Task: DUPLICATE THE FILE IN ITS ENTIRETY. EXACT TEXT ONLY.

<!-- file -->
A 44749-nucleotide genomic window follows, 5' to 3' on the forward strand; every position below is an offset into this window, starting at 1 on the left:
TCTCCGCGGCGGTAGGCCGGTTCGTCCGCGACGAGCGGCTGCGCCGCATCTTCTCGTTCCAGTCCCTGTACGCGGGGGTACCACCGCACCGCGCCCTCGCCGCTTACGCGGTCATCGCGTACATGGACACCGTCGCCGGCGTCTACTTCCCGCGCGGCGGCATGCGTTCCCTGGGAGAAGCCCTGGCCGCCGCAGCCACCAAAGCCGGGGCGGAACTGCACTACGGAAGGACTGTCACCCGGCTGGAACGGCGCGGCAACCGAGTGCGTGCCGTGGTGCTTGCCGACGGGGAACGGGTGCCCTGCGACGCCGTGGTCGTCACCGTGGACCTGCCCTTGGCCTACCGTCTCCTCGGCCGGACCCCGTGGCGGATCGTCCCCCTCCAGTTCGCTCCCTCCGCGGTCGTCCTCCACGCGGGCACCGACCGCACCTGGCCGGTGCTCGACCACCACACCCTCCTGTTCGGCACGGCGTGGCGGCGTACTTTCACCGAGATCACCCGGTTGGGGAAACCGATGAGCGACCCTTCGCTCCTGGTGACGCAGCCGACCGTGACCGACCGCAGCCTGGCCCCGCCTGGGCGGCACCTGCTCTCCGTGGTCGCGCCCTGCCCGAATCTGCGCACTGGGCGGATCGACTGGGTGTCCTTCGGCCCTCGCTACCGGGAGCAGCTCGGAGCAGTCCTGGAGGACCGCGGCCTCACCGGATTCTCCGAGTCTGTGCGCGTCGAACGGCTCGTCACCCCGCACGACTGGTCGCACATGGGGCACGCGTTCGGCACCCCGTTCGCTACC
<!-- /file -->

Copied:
A 44749-nucleotide genomic window follows, 5' to 3' on the forward strand; every position below is an offset into this window, starting at 1 on the left:
TCTCCGCGGCGGTAGGCCGGTTCGTCCGCGACGAGCGGCTGCGCCGCATCTTCTCGTTCCAGTCCCTGTACGCGGGGGTACCACCGCACCGCGCCCTCGCCGCTTACGCGGTCATCGCGTACATGGACACCGTCGCCGGCGTCTACTTCCCGCGCGGCGGCATGCGTTCCCTGGGAGAAGCCCTGGCCGCCGCAGCCACCAAAGCCGGGGCGGAACTGCACTACGGAAGGACTGTCACCCGGCTGGAACGGCGCGGCAACCGAGTGCGTGCCGTGGTGCTTGCCGACGGGGAACGGGTGCCCTGCGACGCCGTGGTCGTCACCGTGGACCTGCCCTTGGCCTACCGTCTCCTCGGCCGGACCCCGTGGCGGATCGTCCCCCTCCAGTTCGCTCCCTCCGCGGTCGTCCTCCACGCGGGCACCGACCGCACCTGGCCGGTGCTCGACCACCACACCCTCCTGTTCGGCACGGCGTGGCGGCGTACTTTCACCGAGATCACCCGGTTGGGGAAACCGATGAGCGACCCTTCGCTCCTGGTGACGCAGCCGACCGTGACCGACCGCAGCCTGGCCCCGCCTGGGCGGCACCTGCTCTCCGTGGTCGCGCCCTGCCCGAATCTGCGCACTGGGCGGATCGACTGGGTGTCCTTCGGCCCTCGCTACCGGGAGCAGCTCGGAGCAGTCCTGGAGGACCGCGGCCTCACCGGATTCTCCGAGTCTGTGCGCGTCGAACGGCTCGTCACCCCGCACGACTGGTCGCACATGGGGCACGCGTTCGGCACCCCGTTCGCTACC